Series: Birthmarked by Caragh M. O’Brien
Publisher: Roaring Brook Press, 2010-2012
Genre: YA, Dystopian
Recommend: Good series, especially for those who love issues with genetics.
Favourite Line: “Even the worst feeling, with time and familiarity, became tolerable.”
Complex. That’s how my feelings are for this series. They’re complex. I started off liking the series and found it interesting. I hadn’t read a Dystopian novel yet that focused so heavily on birth, genetics and science. It seemed a bit more realistic and a little less fanciful than some of those other Dystopian novels. Great protagonists, full of teenage angst and determination. Gotta love that age, everything is so ripe!
In Prized we see our female protagonist escape from her colony with new found knowledge, a sister and pain. Where she lands is even more bizarre to me. She ends up in this female-led colony where women are the dominate and the heads of the households even though there is 1 female for every 10 males in the colony. My inner feminist was confused, was the author trying to explore the plight of women by flipping the situation around and making them the dominant? Would readers understand the control and abuse some women go through by paralleling their pain through the subservient men in Prized? What? Example. A father was in jail for killing a woman (a crime punishable by death) and his defense was that he acted in self-defense because she was an abusive spouse and mother. Ok. Obvious references to contemporary society. Yes, but, what was the purpose in all that? I got really confused as to the authors intentions with this part. I didn’t really like the women as the dominant, they weren’t considerate of their partners and babies were hoarded like candy. Jeesh. What am I not getting?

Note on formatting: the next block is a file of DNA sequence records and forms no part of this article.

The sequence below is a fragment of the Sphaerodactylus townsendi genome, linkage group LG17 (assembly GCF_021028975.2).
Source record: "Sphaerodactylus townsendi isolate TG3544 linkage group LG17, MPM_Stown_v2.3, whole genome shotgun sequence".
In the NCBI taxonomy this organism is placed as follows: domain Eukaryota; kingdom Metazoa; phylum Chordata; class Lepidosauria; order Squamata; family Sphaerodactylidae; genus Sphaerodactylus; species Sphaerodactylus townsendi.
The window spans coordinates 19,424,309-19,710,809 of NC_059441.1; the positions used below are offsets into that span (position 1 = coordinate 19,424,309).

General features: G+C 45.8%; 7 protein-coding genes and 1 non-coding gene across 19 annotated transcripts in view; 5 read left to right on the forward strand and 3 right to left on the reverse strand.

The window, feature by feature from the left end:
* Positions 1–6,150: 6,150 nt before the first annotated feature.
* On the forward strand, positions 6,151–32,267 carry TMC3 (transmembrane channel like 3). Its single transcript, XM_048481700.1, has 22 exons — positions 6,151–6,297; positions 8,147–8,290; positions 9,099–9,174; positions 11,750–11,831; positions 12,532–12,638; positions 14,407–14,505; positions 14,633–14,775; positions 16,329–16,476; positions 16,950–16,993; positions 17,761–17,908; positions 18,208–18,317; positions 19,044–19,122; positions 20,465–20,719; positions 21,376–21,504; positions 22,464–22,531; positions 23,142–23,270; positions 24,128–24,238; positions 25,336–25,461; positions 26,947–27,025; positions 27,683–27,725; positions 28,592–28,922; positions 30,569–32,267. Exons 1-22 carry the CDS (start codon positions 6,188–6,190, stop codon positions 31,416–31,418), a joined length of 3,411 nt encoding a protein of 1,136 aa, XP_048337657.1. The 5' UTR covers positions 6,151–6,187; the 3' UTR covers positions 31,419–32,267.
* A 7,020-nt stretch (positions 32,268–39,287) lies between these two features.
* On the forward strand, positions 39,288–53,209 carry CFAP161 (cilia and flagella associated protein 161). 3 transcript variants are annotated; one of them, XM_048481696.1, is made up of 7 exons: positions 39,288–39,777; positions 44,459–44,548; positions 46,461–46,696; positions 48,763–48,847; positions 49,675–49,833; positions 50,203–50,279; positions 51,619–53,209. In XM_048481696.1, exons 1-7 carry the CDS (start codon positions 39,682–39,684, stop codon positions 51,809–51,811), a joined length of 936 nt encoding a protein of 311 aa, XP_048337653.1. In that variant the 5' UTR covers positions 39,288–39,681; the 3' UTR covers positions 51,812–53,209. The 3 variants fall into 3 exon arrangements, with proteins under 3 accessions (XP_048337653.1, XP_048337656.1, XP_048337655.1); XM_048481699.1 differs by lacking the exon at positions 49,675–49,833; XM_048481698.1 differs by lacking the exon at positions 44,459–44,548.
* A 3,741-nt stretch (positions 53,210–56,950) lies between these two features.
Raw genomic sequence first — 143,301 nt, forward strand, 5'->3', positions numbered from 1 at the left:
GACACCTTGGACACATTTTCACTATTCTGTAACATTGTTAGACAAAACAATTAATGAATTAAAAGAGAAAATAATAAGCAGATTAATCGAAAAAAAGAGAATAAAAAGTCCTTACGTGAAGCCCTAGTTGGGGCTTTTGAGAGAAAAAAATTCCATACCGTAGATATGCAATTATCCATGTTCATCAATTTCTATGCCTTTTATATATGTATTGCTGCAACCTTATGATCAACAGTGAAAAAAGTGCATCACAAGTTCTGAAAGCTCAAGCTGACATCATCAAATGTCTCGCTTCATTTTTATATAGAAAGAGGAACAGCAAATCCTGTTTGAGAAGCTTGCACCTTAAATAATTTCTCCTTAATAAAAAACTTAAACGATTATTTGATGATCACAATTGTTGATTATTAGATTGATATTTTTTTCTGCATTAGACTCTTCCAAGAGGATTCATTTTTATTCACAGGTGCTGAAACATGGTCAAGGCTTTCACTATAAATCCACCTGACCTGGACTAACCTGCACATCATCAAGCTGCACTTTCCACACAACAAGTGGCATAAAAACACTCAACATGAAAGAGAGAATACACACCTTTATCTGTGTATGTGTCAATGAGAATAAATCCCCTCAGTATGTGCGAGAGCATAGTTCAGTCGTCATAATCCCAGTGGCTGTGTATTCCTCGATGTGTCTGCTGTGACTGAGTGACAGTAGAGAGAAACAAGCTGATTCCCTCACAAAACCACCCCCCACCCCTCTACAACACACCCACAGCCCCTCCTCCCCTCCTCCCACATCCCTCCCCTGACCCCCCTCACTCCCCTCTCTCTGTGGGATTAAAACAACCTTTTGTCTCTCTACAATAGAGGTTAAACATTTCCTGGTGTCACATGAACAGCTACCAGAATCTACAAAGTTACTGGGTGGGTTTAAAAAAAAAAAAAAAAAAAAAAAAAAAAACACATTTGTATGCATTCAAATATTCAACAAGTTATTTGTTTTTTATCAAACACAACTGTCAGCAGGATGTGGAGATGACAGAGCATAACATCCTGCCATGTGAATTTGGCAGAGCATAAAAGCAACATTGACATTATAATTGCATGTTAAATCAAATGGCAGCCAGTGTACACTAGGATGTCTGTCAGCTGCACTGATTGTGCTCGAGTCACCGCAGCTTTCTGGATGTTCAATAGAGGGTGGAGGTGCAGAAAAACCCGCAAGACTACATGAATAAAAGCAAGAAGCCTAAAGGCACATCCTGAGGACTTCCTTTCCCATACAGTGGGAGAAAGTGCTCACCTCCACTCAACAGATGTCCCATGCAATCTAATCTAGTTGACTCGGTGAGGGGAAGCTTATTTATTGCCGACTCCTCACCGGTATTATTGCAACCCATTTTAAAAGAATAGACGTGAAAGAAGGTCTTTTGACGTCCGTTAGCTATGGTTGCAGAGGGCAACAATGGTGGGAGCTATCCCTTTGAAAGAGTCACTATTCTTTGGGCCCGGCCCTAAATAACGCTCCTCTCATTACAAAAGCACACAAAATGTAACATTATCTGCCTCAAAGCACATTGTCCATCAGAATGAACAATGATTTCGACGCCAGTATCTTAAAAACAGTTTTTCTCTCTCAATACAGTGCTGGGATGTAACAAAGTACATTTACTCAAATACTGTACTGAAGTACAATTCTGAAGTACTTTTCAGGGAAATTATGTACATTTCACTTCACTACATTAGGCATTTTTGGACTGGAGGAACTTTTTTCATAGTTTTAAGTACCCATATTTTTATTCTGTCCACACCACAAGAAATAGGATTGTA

Maybe it’s because I had to wait a year to read this book, but I really didn’t like it. I couldn’t connect with the characters struggle and that ending, everyone just decides to get along? Really? Humans are that willing? I just found it to be a bit too farfetched and the protagonist wandered into annoying-and-condescending territory, and she delved so deep she couldn’t find her way back. All in all, I found the final installment to be tolerable but not enjoyable. For me. Let it be known, that I didn’t like it but I’m sure others will enjoy this conclusion to the series.
I wouldn’t say that the Birthmarked Trilogy is my favourite Dystopian series (Hunger Games anyone? Delirium? Divergent?) but it isn’t the worse. The author takes on a very popular topic and attacks it in a different way. It reminds me of the Pure series actually, but since this one came first, I’ll say that it influenced the Pure author.